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Why you shouldn't give up on investing when you’re in debt

If your income and your liabilities don't match up saving can be hard, but you shouldn't give up, says Evolve Financial Planning's Jason Witcombe.

Jenna Voigt

By Jenna Voigt, Features editor
Sunday September 29, 2013

Sometimes the costs of life get on top of us, and the older we get the more saving for retirement can seem like a an insurmountable task as the bills pile up.

When you’re young, single and working you often spend more than you should because retirement seems a long way off and no one else is depending on you.

Unfortunately for Keith and Steph, their spendthrift ways have made the purse strings a lot tighter now that they have a family to care for.

Keith’s career in banking came to an abrupt halt in 2009 as his firm rationalised its headcount downward in the wake of the Lehman banking crisis.

And although his wife Steph had a respectable income during her career in recruitment, she is now a full time mother to three children who all go to public school.

So at 45, Keith gets by on a series of ad hoc consultancy roles within the banking sector, but is worried about his career stability. More worrying is that the pair set their current lifestyle up in the good times prior to 2008 and are carrying a large mortgage and eye-wateringly expensive school fees.

To top it all off, they’ve accrued roughly £30,000 in credit card and bank-loan debts and can’t seem to generate enough income to pay these down.

ALT_TAG Though no one would wish for their financial woes to be lessened by the sudden death of a loved one, Steph’s mother recently passed away and left her a property worth around £475,000. This property is currently under offer, but the cash is not yet on hand for the couple.

Still, with the imminent sale of Steph’s mum’s property, the couple want to use the cash to get their debts in order and provide more stability in their lives.

Once they’ve paid down some of their debts, they want to build an investment portfolio that can start to see them through retirement.

Jason Witcombe (pictured), director at Evolve Financial Planning, says the couple certainly shouldn’t despair because they are carrying a heavy debt burden.

Rather, the best thing they can do now is make a start and the sale of Steph’s mother’s house will certainly help put them in the right direction.

What is your financial picture?

“The way we approach a situation like this is to take a detailed look at income, expenditure, assets and liabilities and make some assumptions over how these are likely to change in the future,” Witcombe said.

“That way we can build a graphical projection - many advisers call this cashflow analysis - of what a family’s future financial position might look like. This brings the numbers to life a bit. It would help Keith and Steph to understand how long that £475,000 might last, how much risk they might need to take with it and what is and isn’t realistic in terms of their future income needs and retirement plans.”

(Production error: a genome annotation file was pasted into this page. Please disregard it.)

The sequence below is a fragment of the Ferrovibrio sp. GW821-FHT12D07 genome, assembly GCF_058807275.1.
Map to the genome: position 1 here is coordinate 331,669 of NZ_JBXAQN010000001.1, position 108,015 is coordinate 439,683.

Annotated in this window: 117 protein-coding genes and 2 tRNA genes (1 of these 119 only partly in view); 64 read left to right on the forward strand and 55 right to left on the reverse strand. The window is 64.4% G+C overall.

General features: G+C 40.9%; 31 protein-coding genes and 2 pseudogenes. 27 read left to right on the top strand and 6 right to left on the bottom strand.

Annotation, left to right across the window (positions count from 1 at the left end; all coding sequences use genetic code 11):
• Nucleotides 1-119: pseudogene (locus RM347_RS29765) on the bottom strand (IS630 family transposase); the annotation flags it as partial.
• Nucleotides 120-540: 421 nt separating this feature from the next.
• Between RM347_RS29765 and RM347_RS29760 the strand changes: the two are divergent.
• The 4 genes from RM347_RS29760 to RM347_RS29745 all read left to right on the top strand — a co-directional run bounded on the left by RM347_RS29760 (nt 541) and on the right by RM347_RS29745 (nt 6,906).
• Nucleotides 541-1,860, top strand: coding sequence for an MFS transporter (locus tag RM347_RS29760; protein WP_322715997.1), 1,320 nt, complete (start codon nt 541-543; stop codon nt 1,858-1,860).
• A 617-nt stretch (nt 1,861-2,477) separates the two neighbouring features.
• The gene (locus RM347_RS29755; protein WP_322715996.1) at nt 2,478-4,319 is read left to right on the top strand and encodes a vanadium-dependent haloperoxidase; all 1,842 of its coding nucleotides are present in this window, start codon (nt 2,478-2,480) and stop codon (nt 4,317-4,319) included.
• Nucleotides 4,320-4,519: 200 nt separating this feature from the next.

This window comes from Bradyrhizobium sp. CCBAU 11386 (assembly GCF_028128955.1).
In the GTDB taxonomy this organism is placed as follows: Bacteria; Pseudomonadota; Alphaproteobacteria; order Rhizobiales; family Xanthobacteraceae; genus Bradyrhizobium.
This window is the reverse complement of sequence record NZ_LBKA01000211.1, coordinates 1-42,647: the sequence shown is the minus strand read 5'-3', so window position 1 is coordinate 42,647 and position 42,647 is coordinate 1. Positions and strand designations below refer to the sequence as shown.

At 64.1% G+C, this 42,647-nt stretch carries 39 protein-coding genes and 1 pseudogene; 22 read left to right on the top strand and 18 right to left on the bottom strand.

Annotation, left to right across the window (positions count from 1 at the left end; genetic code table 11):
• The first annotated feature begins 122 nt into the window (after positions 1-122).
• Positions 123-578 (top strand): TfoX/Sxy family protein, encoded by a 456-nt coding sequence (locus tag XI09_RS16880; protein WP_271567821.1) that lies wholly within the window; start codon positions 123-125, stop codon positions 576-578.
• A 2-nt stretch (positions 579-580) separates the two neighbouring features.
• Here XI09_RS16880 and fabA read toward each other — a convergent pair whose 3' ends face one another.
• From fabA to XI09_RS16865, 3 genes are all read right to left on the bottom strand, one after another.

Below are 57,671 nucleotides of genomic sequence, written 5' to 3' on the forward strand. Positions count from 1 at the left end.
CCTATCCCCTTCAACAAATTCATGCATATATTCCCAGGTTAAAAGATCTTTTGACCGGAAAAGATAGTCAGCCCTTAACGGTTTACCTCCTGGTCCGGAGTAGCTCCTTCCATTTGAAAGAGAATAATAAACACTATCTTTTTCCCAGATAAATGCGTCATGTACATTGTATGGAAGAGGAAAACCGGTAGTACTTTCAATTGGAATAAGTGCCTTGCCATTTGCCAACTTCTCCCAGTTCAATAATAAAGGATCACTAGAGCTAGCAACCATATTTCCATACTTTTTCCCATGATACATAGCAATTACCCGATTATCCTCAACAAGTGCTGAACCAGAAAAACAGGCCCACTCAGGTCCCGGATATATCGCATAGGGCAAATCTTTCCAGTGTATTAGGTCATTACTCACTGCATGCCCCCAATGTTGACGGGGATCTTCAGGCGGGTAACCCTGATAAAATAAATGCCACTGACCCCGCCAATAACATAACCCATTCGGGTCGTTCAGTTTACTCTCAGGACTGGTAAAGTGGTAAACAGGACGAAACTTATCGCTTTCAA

“Put another way, if retirement is “B” and we know their current financial position “A”, what does that journey from A to B need to look like,” he added.

What is your risk tolerance?

“It is then important for Keith and Steph to consider how much risk they want to take and how much they need to take,” Witcombe said.

“These are often two different things. Most advisers have some form of risk profile questionnaire but it is important to look at this in conjunction with the cashflow analysis.”

How much should you save for retirement?

The question over how much to save for retirement, Witcombe says, relates back to the couple’s income level and how much they can afford to save.

“For me, the decision around how much, if anything, should go into a pension depends very much on their income levels,” he said.

“Different incomes attract different tax rates and thus different levels of tax relief on pensions and the more that you plan around these levels, the better value for money that you can get from pensions.”

“So, it’s a case of working out the optimal balance between pensions, ISAs and other less tax-efficient investments. Within these wrappers, the choice of funds will depend on the discussions about risk and reward. We focus on keeping the cost of investment to a minimum.”

Witcombe says it is very difficult to generalise the situation Keith and Steph are in, but says having a detailed discussion about their goals, their liabilities and their revenue will help rebuild their lives and direct them on a path that, if they stick to it, should help to provide for the long-term.

Witcombe says the best course of action the couple can take is to speak to an adviser to help them build a plan. While someone with debt may find it difficult to pay an up-front fee to speak to an adviser, Witcombe says they will typically be able to have initial meetings free of charge in order to determine what an adviser can offer them.

“The great thing is that most advisers will offer a free “get to know each other” consultation so Keith and Steph would do well to book a few meetings so they can compare fee structures and the different approaches to investment and financial planning before making a decision,” he said.

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